Camille Bégin is a historian of food and the senses, she received her PhD from the University of Toronto in 2012. Her article on the taste of Southern Food in the 1930s U.S was awarded the 2012 Association for the Study of Food and Society’s Belasco Award for Scholarly Excellence (best article). Since July 2014, Camille is a Social Sciences and Humanities Research Council (SSHRC) Postdoctoral Fellow in the department of sociology and anthropology at Concordia University, Montréal.
Camille is working on a sensory and cultural history of food in the U.S in the 1930s entitled Taste of the Nation: The New Deal Search For America's Food. The book delves into the rich food archives of one New Deal agency, the Federal Writers’ Project (FWP) and its ambitious America Eats project. Instead of the grim images of hunger and soup kitchen line-ups that dominate histories of the Great Depression, the narrative explores how the New Deal search for ‘American’ taste produced reassuring images of public eating. She develops the concept of 'sensory economy' to explore the dynamic interaction between categories race, gender, ethnicity, and region in the New Deal drive to record, protect, and publicize regional food traditions. This sensory analysis emphasizes taste as the result of a process of circulation and exchange in specific historical and textual contexts rather than a physiological character or the static quality of a dish. This book is forthcoming in the University of Illinois Press' Studies in Sensory History Series.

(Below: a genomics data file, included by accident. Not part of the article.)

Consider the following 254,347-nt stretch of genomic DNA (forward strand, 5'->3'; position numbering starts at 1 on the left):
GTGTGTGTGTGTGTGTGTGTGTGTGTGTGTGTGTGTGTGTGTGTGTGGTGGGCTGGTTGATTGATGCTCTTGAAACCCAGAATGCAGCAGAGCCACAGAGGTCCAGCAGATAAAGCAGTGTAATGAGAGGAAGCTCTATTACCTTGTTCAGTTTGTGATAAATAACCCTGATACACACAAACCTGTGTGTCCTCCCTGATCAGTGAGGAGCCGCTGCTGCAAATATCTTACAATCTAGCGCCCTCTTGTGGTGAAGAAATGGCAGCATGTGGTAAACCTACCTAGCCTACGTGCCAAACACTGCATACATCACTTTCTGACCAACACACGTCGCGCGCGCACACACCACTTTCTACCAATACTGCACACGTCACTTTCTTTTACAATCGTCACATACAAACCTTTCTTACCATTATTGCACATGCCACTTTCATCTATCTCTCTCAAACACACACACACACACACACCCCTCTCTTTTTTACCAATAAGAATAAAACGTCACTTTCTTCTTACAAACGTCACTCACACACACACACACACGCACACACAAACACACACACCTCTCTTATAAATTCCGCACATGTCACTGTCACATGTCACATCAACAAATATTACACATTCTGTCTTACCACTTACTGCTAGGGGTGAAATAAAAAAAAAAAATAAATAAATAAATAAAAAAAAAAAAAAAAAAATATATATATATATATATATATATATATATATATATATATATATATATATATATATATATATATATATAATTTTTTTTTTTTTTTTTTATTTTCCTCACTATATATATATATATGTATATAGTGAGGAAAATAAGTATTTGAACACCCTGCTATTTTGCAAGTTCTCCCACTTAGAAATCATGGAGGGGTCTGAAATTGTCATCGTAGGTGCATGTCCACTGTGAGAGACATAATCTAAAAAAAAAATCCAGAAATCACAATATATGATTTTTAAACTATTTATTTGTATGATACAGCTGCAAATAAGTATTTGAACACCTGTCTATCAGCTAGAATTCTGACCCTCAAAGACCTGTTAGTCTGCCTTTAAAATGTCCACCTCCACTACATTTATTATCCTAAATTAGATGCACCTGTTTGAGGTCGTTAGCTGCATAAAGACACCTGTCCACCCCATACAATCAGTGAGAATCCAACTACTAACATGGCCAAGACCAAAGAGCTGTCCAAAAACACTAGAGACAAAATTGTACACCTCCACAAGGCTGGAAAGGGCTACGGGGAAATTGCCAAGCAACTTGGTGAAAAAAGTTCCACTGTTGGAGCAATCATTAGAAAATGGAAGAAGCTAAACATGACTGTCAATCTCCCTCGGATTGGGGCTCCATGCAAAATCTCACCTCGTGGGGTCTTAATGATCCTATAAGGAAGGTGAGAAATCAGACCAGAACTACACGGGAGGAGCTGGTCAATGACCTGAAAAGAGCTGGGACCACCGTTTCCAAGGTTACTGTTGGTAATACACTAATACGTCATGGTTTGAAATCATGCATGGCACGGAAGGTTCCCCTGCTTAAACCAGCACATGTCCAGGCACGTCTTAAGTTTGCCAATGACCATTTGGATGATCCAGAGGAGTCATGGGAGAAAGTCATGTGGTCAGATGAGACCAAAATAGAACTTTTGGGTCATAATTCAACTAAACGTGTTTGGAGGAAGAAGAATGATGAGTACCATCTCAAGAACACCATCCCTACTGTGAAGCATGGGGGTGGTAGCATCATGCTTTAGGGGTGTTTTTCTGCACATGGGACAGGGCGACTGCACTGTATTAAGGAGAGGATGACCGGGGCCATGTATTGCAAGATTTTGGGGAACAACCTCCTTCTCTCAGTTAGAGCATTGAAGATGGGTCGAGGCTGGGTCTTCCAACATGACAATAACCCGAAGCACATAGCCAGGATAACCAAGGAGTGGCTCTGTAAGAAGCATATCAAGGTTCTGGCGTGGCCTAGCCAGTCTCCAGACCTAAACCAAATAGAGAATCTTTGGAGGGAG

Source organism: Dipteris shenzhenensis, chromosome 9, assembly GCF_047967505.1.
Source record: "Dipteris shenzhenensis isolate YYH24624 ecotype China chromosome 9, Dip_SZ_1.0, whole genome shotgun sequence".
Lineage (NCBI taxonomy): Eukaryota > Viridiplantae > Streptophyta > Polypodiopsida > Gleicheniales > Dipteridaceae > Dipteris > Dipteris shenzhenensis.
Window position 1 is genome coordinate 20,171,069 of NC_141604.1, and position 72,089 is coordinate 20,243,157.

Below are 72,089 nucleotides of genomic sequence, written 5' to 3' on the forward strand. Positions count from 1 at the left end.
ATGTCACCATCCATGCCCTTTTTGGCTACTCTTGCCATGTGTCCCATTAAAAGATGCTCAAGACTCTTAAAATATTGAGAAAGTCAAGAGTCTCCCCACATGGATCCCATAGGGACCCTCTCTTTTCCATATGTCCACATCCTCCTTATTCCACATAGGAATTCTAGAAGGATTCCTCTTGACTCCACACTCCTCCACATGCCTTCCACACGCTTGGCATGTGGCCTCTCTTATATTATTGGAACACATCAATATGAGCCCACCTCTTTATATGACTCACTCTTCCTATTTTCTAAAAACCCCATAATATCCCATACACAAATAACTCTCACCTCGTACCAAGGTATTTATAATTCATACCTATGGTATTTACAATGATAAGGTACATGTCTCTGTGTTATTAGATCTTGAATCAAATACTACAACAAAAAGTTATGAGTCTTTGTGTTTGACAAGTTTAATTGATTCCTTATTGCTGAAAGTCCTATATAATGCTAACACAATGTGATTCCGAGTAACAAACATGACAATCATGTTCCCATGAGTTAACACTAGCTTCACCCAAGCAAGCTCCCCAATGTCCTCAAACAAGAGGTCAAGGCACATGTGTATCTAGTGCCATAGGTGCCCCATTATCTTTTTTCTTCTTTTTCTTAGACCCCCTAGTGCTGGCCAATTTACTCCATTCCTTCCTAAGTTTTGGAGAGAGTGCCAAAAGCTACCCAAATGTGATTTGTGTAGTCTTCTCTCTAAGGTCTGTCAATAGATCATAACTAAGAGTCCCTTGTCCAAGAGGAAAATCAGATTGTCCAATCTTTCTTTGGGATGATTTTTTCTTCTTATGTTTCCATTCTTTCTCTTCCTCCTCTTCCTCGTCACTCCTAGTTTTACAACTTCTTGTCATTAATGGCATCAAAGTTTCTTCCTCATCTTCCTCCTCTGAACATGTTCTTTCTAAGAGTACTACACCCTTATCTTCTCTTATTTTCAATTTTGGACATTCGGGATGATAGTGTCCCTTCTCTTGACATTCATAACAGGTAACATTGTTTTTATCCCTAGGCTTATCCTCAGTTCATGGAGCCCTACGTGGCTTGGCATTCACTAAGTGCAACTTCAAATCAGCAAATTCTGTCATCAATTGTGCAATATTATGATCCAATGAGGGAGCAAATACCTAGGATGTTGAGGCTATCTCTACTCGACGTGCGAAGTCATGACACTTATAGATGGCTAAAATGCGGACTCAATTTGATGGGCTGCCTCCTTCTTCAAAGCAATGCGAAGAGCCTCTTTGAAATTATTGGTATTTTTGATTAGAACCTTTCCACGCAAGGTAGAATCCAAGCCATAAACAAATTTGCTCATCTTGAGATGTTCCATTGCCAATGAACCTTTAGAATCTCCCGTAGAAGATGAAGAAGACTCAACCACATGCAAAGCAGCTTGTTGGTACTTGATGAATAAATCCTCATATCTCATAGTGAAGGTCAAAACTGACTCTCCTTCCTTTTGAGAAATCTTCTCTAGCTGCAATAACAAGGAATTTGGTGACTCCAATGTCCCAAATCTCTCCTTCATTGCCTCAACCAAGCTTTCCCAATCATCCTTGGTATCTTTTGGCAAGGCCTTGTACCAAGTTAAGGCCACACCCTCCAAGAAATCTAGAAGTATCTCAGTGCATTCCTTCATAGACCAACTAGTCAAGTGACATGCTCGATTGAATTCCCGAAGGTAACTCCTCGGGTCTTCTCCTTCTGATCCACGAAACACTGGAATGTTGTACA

Taste of the Nation: Sensing Food in the New Deal Era, Studies in Sensory History Series, University of Illinois Press, Book manuscript in production, June 2016
“‘To Partake of Choice Poultry Cooked à la Southern Style’: Taste and Race in the New Deal Sensory Economy,” Radical History Review, “Radical Foodways” special issue, vol. 2011, no. 110 (Spring 2011): 127-143
Ph.D., University of Toronto, History, 2012
M.A. Paris I Panthéon-Sorbonne, Centre de recherches d'historie nord-américaine, 2006